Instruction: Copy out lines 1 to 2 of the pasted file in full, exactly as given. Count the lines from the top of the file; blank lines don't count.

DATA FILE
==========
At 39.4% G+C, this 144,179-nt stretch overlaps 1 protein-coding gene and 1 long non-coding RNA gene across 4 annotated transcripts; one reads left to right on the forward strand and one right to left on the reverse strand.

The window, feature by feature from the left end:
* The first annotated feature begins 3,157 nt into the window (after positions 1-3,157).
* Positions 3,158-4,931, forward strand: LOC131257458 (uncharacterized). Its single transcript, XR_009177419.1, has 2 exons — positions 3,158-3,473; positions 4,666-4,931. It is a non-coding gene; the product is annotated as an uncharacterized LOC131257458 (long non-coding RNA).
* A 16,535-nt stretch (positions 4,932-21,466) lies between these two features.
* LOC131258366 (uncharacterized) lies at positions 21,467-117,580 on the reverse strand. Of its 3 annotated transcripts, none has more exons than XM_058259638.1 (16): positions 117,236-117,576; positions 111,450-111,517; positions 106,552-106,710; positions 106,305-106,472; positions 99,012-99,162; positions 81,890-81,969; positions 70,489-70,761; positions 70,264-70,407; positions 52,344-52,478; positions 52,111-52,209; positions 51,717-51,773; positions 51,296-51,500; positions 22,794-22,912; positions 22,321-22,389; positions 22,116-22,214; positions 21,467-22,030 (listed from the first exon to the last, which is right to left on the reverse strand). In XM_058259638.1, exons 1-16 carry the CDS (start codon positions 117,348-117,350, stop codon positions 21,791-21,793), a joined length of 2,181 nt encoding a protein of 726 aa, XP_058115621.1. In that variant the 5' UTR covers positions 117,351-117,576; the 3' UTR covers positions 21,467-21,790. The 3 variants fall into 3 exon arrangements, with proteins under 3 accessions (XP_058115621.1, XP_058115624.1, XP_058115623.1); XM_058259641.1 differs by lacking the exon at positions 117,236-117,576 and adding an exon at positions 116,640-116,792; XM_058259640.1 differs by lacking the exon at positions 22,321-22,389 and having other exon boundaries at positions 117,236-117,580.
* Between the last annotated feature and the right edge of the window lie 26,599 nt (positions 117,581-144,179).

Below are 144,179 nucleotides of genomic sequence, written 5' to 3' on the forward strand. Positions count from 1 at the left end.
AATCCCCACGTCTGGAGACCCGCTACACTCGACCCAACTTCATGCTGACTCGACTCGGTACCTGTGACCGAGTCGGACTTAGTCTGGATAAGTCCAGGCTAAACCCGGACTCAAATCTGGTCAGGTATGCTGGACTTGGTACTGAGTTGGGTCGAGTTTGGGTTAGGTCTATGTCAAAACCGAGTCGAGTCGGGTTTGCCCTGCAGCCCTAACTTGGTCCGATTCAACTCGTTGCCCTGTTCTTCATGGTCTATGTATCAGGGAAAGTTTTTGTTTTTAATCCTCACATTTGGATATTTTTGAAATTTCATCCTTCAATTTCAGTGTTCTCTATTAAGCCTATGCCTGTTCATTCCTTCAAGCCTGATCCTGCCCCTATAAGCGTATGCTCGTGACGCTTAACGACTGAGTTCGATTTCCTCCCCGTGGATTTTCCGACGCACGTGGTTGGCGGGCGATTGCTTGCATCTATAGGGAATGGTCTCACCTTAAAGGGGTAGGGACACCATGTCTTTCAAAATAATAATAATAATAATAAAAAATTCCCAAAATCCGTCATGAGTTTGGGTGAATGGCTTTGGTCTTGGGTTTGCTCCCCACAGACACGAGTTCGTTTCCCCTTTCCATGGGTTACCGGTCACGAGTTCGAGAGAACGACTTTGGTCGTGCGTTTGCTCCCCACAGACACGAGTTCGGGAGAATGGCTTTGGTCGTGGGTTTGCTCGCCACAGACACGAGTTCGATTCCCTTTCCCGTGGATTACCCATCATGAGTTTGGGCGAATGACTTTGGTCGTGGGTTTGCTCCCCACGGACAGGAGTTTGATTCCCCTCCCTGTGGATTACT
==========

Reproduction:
At 39.4% G+C, this 144,179-nt stretch overlaps 1 protein-coding gene and 1 long non-coding RNA gene across 4 annotated transcripts; one reads left to right on the forward strand and one right to left on the reverse strand.

The window, feature by feature from the left end: